The Necessity of Complaint

An interesting piece recently in one of the Canadian national newspapers made the case for complaint – suggesting that it is actually important to both offer complaint and to receive it as something essential to the quality of our shares lives and our shared work.  This was a good reminder.  Sure, we are inclined to suggest that “complainers” – said with a particular tone of voice – are negative and discouraging and no different than a whiner.   And yet, it merits saying:  complaint in itself is essential if we are going to do good work. 

Think of it this way.   Sure, there are those for whom their default mode is complaint.  Nothing is ever right or adequate and they go through their days in a perpetual state of feeling hard done by or that nothing is as good as they think it could be or should be.   They display a posture of entitlement where everything, it seems, is below standard or their expectations.   Nothing satisfies them.   Fine; we know about these people and we can easily suggest to them that perhaps gratitude is a better posture or disposition and that the world does no revolve around them.   But then, what about those whose complaint is offered not as the norm but as a very legitimate means by which an observation or suggestion is an essential contribution – something that when it is received actually improves the quality of a product or a service.

From this perspective, we actually want complaints.   We want those whom we serve to give us feedback and observations and suggestions on the way that things might be done better.   If we are committed to excellence and if we assume we cannot see or recognize all that needs to be done or could be done to improve the quality or character of our functioning, then we actually invite the complaint:  we recognize that this kind of communication is essential to our capacity to do our work well.   If something is not working as well as it could, tell us!  If something about the way that our communication is happening is not as fruitful as it might be, then let us know.   Sure, we do not need caustic criticism.  And there are those who view it as their god-given mandate in life to point out all the ways that we are not very good at what we do.   But, let’s not then just assume that this means that every complaint is to be dismissed.   Constructive complaint is essential to our capacity to do our work well.  So, when it comes, whether or not it is solicited, find ways to make it a learning opportunity and a call to greater effectiveness in the quality of our work.   Thus we need to avoid the propensity to get defensive every time it seems that a complain it coming our way.  Hear them out; there might be a nugget or a whole gold bar of truth in that complaint.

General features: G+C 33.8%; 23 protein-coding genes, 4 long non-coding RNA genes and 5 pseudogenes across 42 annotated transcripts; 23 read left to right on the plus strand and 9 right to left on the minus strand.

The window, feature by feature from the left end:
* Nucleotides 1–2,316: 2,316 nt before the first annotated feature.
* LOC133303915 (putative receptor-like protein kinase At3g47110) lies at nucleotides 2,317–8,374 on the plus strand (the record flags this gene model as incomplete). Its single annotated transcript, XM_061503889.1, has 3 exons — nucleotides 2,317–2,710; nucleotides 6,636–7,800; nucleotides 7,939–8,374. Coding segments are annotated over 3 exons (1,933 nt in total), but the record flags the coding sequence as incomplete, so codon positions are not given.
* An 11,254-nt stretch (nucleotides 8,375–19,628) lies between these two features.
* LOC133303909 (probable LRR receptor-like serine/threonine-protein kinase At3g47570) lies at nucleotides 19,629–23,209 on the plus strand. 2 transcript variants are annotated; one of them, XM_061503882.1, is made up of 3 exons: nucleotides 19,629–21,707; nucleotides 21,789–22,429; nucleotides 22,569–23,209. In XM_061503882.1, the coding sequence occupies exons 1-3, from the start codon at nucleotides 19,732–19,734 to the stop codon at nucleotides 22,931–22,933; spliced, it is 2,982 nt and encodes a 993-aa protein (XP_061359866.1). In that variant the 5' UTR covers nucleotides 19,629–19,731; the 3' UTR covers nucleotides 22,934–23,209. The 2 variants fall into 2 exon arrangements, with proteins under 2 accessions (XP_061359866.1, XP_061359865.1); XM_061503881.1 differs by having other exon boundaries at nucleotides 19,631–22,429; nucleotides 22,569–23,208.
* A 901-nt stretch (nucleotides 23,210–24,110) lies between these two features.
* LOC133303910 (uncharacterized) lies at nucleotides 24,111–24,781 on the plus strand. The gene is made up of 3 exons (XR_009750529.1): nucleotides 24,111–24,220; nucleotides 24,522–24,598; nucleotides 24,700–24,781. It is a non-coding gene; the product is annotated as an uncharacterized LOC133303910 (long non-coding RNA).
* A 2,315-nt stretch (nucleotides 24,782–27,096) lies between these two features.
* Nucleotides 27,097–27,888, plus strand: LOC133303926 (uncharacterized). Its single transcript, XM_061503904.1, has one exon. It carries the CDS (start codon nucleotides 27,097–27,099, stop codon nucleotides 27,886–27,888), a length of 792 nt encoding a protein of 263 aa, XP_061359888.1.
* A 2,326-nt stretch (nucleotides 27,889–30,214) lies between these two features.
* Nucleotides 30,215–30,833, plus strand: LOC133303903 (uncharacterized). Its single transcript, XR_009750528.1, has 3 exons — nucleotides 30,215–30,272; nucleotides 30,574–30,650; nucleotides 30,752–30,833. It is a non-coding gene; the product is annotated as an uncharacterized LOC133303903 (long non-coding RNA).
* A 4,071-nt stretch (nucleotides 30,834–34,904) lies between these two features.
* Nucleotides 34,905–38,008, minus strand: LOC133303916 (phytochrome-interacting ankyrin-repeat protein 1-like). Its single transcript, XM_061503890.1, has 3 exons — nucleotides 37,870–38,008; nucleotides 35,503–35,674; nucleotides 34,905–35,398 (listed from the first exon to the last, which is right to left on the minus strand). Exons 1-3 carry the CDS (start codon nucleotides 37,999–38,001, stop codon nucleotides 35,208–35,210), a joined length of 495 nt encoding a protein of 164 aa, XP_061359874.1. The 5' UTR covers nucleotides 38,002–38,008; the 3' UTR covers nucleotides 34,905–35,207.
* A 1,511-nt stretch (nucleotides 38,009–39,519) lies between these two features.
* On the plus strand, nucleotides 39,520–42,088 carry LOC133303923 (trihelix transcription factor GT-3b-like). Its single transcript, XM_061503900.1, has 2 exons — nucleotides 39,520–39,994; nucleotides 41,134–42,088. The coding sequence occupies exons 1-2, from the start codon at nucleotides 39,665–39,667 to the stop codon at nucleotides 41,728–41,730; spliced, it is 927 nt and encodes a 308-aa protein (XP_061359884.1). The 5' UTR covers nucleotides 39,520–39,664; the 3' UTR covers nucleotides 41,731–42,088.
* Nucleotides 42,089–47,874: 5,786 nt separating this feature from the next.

And when we offer complaint, let’s do it graciously – noting that a product or service was not quite up to standards.  It can be a quiet word offered sincerely but still with clarity.   It is not our default mode; our complaint will have more traction if it is offered in the context of genuine appreciation for what is good and what is working.  But, we assume that one and all want to do this better.  And we offer our complaint with that as our basic premise.

Author

Gordon T. Smith

Gordon T. Smith is the president of Ambrose University located in Calgary, Alberta, Canada. Ambrose is an institution owned by the Church of the Nazarene and the Christian and Missionary Alliance in Canada. It includes a whole range of undergraduate programs, including education, business, music, behavioural sciences an biology, as well as history, English and psychology. Ambrose also includes an undergraduate school of ministry formation. And, last but not least, there is Ambrose Seminary, a fully accredited graduate level institution of theological formation. Gordon has been the president since August of 2012.

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